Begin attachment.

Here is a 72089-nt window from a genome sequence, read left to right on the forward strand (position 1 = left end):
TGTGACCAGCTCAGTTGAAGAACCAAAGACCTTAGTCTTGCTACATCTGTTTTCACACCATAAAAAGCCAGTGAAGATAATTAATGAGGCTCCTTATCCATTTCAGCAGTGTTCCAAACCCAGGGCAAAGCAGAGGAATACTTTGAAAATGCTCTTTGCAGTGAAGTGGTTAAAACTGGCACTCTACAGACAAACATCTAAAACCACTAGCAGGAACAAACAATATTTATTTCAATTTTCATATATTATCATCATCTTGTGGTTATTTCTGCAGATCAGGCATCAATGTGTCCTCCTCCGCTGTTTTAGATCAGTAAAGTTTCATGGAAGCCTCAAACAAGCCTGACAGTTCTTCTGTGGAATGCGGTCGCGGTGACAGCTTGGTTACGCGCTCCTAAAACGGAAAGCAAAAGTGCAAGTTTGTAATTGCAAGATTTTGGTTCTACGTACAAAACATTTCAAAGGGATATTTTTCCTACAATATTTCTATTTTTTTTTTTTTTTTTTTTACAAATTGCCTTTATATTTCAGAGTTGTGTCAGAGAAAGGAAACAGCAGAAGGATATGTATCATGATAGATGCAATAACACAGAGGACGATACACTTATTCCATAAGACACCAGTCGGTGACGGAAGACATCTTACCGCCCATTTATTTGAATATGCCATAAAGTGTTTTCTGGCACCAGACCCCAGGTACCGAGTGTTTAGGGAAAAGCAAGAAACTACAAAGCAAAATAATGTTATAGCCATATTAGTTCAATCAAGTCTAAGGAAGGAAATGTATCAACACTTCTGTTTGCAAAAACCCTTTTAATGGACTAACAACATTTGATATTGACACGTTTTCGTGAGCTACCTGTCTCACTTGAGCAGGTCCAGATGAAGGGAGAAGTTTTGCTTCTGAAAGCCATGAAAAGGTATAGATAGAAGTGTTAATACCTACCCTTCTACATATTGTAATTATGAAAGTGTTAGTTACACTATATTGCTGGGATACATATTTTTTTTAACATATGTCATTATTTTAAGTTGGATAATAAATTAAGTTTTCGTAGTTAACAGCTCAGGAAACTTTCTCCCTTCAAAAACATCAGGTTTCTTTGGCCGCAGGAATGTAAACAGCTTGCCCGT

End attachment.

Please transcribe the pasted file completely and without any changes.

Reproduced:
Here is a 72089-nt window from a genome sequence, read left to right on the forward strand (position 1 = left end):
TGTGACCAGCTCAGTTGAAGAACCAAAGACCTTAGTCTTGCTACATCTGTTTTCACACCATAAAAAGCCAGTGAAGATAATTAATGAGGCTCCTTATCCATTTCAGCAGTGTTCCAAACCCAGGGCAAAGCAGAGGAATACTTTGAAAATGCTCTTTGCAGTGAAGTGGTTAAAACTGGCACTCTACAGACAAACATCTAAAACCACTAGCAGGAACAAACAATATTTATTTCAATTTTCATATATTATCATCATCTTGTGGTTATTTCTGCAGATCAGGCATCAATGTGTCCTCCTCCGCTGTTTTAGATCAGTAAAGTTTCATGGAAGCCTCAAACAAGCCTGACAGTTCTTCTGTGGAATGCGGTCGCGGTGACAGCTTGGTTACGCGCTCCTAAAACGGAAAGCAAAAGTGCAAGTTTGTAATTGCAAGATTTTGGTTCTACGTACAAAACATTTCAAAGGGATATTTTTCCTACAATATTTCTATTTTTTTTTTTTTTTTTTTTACAAATTGCCTTTATATTTCAGAGTTGTGTCAGAGAAAGGAAACAGCAGAAGGATATGTATCATGATAGATGCAATAACACAGAGGACGATACACTTATTCCATAAGACACCAGTCGGTGACGGAAGACATCTTACCGCCCATTTATTTGAATATGCCATAAAGTGTTTTCTGGCACCAGACCCCAGGTACCGAGTGTTTAGGGAAAAGCAAGAAACTACAAAGCAAAATAATGTTATAGCCATATTAGTTCAATCAAGTCTAAGGAAGGAAATGTATCAACACTTCTGTTTGCAAAAACCCTTTTAATGGACTAACAACATTTGATATTGACACGTTTTCGTGAGCTACCTGTCTCACTTGAGCAGGTCCAGATGAAGGGAGAAGTTTTGCTTCTGAAAGCCATGAAAAGGTATAGATAGAAGTGTTAATACCTACCCTTCTACATATTGTAATTATGAAAGTGTTAGTTACACTATATTGCTGGGATACATATTTTTTTTAACATATGTCATTATTTTAAGTTGGATAATAAATTAAGTTTTCGTAGTTAACAGCTCAGGAAACTTTCTCCCTTCAAAAACATCAGGTTTCTTTGGCCGCAGGAATGTAAACAGCTTGCCCGT